Trial Begins For Tajik Journalist On 'Extremism' Charges Right Groups Call 'Absurd'
DUSHANBE – A Tajik court has begun the trial of a journalist on extremism charges that international media-freedom watchdogs have called "absurd."
Daler Sharifov, who writes about domestic politics and religious issues, was arrested on January 28 on charges of inciting ethnic, racial, and religious hatred. He could be jailed for up to five years if found guilty.
His lawyer, Abdurahmon Sharifov, said on April 15 that the judge has told him the trial “is open to the public” but that the number of people allowed into the courtroom would be limited “due to warnings by the World Health Organization” about large gatherings during the coronavirus pandemic.
Sharipov’s trial was initially scheduled to begin on April 13 but the hearing was postponed for two days because the state prosecutor was absent.
The Prosecutor-General’s Office says the case is based on "more than 200 articles and commentaries containing extremist content" aimed at "inciting religious intolerance" that were published on social media between 2013 and 2019.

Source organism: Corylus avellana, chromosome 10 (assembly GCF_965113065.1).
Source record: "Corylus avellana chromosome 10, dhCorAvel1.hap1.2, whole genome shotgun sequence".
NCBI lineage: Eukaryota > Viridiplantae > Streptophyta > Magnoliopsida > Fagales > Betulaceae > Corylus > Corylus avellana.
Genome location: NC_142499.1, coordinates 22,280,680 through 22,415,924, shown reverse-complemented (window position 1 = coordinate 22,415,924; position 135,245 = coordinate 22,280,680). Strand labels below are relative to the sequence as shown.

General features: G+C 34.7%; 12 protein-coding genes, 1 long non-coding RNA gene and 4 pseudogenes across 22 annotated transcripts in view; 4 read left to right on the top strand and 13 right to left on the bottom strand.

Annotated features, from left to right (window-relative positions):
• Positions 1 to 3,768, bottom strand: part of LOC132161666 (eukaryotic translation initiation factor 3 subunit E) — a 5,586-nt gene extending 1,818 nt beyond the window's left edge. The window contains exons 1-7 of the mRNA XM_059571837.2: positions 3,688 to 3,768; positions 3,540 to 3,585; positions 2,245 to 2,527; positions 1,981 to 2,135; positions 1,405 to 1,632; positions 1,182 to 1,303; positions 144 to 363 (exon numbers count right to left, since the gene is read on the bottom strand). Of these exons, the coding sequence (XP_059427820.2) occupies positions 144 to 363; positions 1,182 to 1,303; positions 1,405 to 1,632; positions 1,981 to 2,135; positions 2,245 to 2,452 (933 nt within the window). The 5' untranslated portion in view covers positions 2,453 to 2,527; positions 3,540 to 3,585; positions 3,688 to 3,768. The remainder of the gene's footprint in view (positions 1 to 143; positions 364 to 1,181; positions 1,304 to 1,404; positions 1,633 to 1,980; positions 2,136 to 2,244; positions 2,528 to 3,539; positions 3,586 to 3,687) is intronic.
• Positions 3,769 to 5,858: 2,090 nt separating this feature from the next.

Sharifov's relatives, human rights organizations, and media-freedom groups have rejected the accusations as unfounded and have demanded his immediate release.
Calling the incitement charges "absurd," Reporters Without Borders (RSF) and the Committee to Protect Journalists have said Sharifov's arrest was aimed at silencing a critical journalist ahead of parliamentary elections in March that were won, as expected, by President Emomali Rahmon's ruling party.
Writing for the independent news website Ozodagon from 2013 until its closure last year following "years of harassment," Sharipov often commented on violations of human rights and religious freedoms, according to RSF.
Eight years ago, the journalist spent several days in a hospital after being beaten in a still unpunished attack.
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